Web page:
My writing career included several years in the newspaper business as a reporter, copy editor and managing editor and five years as a freelance copywriter. While trying to make a living in the traditional sense, I managed to do a lot of writing in my spare time–work I wanted to do, things I wanted to write, things I never got paid for.
Eventually, my spare-time creative writing began to pay off. I signed with an agent in Los Angeles and later one in New York, and I managed to option my screenplay, Big Sandy, to a Hollywood producer and make some money.
I mention those close calls and moral victories because I think there are thousands of people with those kinds of experiences–writers who have studied their craft and paid their dues and who will now provide material for the exploding digital publishing revolution. I’m talking about writers who didn’t have the time, contacts, opportunity (okay, maybe talent) to succeed in the world of traditional publishing, but who, given the opportunity, just might find a market for their fiction.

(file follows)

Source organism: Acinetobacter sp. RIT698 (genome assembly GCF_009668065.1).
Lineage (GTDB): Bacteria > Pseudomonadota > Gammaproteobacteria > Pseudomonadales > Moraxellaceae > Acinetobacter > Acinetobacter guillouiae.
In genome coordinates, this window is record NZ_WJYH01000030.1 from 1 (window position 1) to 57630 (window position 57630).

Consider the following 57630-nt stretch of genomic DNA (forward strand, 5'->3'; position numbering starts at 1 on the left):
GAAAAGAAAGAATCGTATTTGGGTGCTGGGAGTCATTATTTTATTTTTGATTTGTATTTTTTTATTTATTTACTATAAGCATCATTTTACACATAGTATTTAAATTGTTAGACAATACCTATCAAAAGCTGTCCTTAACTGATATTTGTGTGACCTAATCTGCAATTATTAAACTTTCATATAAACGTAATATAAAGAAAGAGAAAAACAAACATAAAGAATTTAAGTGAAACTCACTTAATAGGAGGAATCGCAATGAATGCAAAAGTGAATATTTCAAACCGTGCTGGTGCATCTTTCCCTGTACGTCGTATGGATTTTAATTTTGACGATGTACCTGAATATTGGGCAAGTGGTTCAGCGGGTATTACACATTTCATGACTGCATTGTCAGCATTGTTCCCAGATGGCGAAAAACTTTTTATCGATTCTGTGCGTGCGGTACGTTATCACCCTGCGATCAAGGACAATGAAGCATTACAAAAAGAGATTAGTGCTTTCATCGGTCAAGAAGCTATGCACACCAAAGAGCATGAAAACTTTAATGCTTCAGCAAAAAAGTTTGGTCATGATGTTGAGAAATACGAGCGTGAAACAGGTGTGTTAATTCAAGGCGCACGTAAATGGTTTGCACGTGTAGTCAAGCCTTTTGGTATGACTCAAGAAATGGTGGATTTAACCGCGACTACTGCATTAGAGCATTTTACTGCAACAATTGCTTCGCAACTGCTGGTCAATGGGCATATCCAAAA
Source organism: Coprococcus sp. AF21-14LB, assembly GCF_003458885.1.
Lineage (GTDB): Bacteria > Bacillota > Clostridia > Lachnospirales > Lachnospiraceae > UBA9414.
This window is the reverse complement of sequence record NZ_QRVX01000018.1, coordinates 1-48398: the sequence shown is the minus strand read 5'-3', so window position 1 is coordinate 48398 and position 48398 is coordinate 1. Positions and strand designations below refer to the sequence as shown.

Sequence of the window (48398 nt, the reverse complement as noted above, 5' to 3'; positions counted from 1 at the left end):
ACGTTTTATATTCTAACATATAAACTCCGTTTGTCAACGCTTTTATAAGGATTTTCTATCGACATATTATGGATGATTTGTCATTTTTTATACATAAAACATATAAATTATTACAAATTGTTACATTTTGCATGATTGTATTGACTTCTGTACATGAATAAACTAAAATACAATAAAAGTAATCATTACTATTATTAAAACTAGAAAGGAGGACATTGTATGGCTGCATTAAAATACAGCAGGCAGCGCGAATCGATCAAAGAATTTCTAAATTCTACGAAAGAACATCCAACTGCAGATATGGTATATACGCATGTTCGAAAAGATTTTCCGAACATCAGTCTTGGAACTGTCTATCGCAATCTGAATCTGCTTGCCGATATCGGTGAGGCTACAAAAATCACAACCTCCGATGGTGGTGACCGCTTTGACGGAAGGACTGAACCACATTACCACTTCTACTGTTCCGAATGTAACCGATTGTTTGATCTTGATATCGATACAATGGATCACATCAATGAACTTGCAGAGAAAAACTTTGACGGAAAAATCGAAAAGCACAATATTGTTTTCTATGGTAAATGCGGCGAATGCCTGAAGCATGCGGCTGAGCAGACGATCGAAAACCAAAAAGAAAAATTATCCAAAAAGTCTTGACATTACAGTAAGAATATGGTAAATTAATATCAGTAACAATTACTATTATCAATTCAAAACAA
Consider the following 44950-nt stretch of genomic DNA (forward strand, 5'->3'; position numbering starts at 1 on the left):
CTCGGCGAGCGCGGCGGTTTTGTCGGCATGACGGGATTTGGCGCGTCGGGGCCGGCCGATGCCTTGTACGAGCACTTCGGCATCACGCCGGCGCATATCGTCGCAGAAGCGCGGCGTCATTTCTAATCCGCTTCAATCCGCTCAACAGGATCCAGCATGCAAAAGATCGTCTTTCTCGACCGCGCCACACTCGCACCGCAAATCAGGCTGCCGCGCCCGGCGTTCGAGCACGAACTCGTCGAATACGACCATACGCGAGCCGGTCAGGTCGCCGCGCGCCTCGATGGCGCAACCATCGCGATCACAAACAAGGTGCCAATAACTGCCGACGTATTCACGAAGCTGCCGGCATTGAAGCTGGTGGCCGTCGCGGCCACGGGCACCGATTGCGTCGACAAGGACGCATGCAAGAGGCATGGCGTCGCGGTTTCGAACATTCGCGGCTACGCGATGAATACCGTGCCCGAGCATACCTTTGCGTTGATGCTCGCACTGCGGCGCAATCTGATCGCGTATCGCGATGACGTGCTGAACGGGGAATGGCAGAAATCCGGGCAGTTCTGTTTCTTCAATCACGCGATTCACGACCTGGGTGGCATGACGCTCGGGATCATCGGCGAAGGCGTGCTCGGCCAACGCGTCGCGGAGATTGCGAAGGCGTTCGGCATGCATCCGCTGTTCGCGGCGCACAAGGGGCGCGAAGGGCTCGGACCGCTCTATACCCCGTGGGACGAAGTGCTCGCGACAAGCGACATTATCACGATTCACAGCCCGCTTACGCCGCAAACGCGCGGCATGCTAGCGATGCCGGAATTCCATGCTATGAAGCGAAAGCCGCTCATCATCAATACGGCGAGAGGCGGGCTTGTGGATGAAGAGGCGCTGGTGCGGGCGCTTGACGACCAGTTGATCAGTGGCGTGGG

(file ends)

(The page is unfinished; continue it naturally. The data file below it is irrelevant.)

I’ve enlisted in the Independent Publishing Revolution, and I’m a gung-ho soldier. There’s no doubt in my military mind that the best is yet to come, and I’m looking forward to the day I’m finally proclaimed an overnight success.